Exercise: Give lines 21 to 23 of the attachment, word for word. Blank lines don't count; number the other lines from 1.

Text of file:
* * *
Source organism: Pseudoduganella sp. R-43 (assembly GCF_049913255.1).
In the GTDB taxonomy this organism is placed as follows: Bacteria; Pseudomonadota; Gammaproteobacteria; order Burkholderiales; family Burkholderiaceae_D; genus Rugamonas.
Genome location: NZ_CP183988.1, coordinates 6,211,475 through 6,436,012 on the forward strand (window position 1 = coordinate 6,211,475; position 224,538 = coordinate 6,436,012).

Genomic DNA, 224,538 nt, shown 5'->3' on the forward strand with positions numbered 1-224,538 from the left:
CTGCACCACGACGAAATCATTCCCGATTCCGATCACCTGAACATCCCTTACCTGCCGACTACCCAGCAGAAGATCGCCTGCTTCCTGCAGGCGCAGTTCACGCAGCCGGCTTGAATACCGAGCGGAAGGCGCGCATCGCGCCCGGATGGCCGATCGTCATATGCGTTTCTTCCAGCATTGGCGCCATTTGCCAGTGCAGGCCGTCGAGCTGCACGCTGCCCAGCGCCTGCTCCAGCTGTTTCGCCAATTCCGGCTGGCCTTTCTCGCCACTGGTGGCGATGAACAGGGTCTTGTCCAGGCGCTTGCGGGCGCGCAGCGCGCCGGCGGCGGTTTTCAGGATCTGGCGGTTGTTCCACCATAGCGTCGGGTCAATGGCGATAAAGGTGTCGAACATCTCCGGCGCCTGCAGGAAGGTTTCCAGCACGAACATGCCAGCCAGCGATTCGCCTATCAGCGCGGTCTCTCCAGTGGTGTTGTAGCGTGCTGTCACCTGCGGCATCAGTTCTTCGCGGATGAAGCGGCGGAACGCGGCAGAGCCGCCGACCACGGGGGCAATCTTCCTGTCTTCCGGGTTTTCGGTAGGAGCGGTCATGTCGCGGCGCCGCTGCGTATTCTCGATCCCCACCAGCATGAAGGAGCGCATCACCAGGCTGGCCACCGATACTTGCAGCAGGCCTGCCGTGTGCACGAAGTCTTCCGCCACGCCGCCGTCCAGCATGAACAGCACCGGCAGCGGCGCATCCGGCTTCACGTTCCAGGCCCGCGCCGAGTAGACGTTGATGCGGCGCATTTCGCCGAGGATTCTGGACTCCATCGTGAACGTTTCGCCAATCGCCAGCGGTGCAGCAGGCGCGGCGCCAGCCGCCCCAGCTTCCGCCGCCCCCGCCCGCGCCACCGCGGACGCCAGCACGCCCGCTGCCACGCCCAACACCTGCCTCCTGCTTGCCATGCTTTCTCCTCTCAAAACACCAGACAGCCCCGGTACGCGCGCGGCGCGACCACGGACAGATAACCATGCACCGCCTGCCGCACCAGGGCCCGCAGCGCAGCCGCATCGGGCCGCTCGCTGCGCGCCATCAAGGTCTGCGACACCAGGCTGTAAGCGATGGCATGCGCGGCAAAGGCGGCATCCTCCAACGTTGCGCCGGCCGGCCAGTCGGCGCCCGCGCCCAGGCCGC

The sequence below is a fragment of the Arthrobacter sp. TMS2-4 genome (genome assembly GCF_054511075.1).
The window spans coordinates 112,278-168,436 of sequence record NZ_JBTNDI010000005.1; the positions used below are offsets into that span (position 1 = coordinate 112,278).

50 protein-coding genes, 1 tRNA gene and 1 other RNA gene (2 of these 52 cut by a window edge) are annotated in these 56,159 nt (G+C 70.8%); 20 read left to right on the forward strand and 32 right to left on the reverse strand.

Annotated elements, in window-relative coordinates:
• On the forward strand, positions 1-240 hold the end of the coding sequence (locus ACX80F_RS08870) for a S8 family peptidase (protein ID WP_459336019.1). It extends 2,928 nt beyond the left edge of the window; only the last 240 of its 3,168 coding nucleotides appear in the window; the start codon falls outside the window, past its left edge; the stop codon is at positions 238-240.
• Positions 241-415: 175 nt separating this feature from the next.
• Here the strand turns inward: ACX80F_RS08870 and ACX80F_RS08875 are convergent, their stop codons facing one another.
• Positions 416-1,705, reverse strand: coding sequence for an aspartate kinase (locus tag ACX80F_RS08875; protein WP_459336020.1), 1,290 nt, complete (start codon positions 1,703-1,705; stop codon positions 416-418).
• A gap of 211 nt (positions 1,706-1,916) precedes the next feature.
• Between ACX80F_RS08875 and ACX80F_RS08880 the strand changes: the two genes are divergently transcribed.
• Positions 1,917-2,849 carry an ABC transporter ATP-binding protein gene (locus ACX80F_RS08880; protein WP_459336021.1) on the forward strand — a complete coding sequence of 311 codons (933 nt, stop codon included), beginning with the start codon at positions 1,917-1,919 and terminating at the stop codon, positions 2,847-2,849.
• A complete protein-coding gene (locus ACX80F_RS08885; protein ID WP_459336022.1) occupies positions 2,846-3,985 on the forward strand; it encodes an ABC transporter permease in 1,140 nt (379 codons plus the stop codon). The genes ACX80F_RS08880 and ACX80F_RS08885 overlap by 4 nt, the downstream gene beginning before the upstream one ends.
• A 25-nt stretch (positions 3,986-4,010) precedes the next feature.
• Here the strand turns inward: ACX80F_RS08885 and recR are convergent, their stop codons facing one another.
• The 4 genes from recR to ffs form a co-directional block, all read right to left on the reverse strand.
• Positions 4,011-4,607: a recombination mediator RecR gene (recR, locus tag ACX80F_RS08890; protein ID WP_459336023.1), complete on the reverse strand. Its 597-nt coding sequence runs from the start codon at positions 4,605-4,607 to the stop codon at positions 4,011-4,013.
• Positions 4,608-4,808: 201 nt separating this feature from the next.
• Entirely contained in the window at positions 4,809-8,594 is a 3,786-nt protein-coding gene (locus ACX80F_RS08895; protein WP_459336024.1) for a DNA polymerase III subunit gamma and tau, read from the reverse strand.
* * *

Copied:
• Positions 4,011-4,607: a recombination mediator RecR gene (recR, locus tag ACX80F_RS08890; protein ID WP_459336023.1), complete on the reverse strand. Its 597-nt coding sequence runs from the start codon at positions 4,605-4,607 to the stop codon at positions 4,011-4,013.
• Positions 4,608-4,808: 201 nt separating this feature from the next.
• Entirely contained in the window at positions 4,809-8,594 is a 3,786-nt protein-coding gene (locus ACX80F_RS08895; protein WP_459336024.1) for a DNA polymerase III subunit gamma and tau, read from the reverse strand.